Henry’s influence on the Beats is well-documented.
As our pal James Decker notes in “Henry Miller and the Narrative Form: Constructing the Self, Rejecting Modernity,”
“[Jack] Kerouac, Allen Ginsberg, and Lawrence Ferlinghetti, among others, admired Miller greatly, no doubt recognizing in spiral form’s figure-like flights like jazzy improvisation that marked their own compositions.”
Jack Kerouac was no exception.
As our the Cosmodemonic Telegraph Company vividly illustrates, the two writers began to gravitate towards each other in 1958 with the publication of Kerouac’s The Dharma Bums.
Miller loved it.
He went so far so to write its publisher and express how he was “intoxicated” “from the moment I began reading.” “No man can write with that delicious freedom and abandonment who has not practiced severe discipline …. Kerouac could and probably will exert tremendous influence upon our contemporary writers young and old … we’re had all kinds of bums heretofore but never a Dharma bum, like this Kerouac.”
Jack was stoked, calling Miller’s letter “a real breakthrough for us,” in a letter to Allen Ginsberg (above).
Soon after Miller wrote the introduction to Kerouac’s The Subterraneans, noting:
“Let the poets speak. They may be ‘beat,’ but they’re not riding the atom-powered Juggernaut. Believe me, there’s nothing clean, nothing healthy, nothing promising about this age of wonders—except the telling. And the Kerouacs will probably have the last word.”
Jack and Henry also exchanged letters during this period.
Kerouac arrived in Big Sur in 1960 with plans to detox at Lawrence Ferlinghetti’s cabin. And so the stage was set for a great, historic sit-down, with Ferlinghetti sitting in as well.
“Miller was going to drive up the coast from where he lived on Partington Ridge, to Carmel Highlands, to the house of a friend named Effron Doner. We were going to drive down the coast and meet there for supper,” remembers Ferlinghetti. But Kerouac snuck into San Francisco without first notifying his sponor, and was found in the early-afternoon drinking next door to City Lights Books at Versuvio’s bar.
CTC takes it from there:
“As time passed, and Kerouac drank and socialized with “old buddies,” Ferlinghetti did the math and realized they had to leave for the three-hour drive if they were going to make it in time for dinner. Kerouac kept putting off the departure, beginning a series of courtesy phone calls to Miller with apologies and assurances like, ‘‘I’ll tell you what, we’re leaving now, we’ll be there by eight o’clock, for sure.’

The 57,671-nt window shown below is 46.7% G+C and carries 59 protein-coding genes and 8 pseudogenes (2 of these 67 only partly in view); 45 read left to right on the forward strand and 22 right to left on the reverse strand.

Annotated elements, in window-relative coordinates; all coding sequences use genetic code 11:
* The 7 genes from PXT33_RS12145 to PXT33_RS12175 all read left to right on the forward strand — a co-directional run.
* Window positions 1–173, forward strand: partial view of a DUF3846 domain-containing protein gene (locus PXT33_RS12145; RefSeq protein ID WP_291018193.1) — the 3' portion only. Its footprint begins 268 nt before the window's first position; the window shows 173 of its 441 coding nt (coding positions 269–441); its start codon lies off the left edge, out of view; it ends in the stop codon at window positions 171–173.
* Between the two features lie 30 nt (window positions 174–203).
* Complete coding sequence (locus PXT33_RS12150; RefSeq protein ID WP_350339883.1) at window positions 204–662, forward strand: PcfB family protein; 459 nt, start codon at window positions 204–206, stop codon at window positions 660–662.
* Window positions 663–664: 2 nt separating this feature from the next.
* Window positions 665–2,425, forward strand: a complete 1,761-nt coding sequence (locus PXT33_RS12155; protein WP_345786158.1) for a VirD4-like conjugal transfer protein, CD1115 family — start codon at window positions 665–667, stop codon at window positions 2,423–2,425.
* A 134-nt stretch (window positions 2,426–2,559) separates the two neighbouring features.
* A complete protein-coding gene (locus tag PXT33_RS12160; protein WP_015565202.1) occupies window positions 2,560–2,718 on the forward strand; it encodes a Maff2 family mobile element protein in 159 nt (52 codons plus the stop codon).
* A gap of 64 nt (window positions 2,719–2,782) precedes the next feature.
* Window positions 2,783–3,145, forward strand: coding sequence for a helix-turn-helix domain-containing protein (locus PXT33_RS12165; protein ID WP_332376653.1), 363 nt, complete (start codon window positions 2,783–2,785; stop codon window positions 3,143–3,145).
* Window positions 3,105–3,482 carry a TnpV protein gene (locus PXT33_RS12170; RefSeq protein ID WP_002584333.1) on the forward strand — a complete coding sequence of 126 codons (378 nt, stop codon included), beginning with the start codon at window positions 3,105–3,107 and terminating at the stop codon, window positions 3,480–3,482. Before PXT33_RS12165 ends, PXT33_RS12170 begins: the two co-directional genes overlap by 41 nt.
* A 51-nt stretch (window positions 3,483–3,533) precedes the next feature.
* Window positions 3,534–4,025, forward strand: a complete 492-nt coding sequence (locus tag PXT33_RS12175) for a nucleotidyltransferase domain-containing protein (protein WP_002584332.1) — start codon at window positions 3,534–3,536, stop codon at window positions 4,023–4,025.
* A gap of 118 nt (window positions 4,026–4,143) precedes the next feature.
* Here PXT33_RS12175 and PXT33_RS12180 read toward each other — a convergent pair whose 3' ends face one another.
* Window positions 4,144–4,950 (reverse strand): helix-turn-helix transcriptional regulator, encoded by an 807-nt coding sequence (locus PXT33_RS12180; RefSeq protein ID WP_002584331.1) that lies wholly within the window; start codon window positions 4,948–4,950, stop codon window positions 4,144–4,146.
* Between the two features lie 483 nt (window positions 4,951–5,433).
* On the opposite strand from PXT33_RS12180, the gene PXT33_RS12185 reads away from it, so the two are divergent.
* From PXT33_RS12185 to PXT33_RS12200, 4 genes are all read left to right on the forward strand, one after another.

[H]is voice on the phone just like on his records,” wrote Kerouac of Miller in Big Sur, “nasal, Brooklyn, goodguy voice.” At 10 PM, Kerouac made his final appeal to Henry, of which he would write, “we’re all drunk at ten calling long distance and poor Henry just said, ‘Well I’m sorry I dont get to meet you Jack but I’m an old man and at ten o’clock it’s time for me to go to bed, you’d never make it here until after midnight now.”
Ferlinghetti “gave up on the whole scene” and drove back home without Kerouac, to his cabin at Bixby Canyon in Big Sur. Kerouac would later feel “awful guilt” about standing Miller up, “because he’s gone to the trouble of writing the preface to one of my books.”
Lawrence, Jack, and Lawrence
But, he admits that what he was really thinking at the time was, “Ah the hell with it he was only getting in on the act like all these guys write prefaces so that you dont even get to read the author first,” a perspective of thought that Kerouac defines as a “remorseful paranoia” and “an example of how really psychotically suspicious and loco I was getting.”
Kerouac remained at the bar until late, took a taxi into Big Sur, stumbled through the Pacific darkness with a lantern to find Ferlinghetti’s cabin, and was found sleeping in a nearby meadow the next morning.
In 1961, Kerouac wrote of plans to return to the coast and “See Henry Miller this time” but, as far as anyone knows, a meeting between the two writers never happened.
(Once again, a massive hat-tip to the Cosmodemonic Telegraph Company.)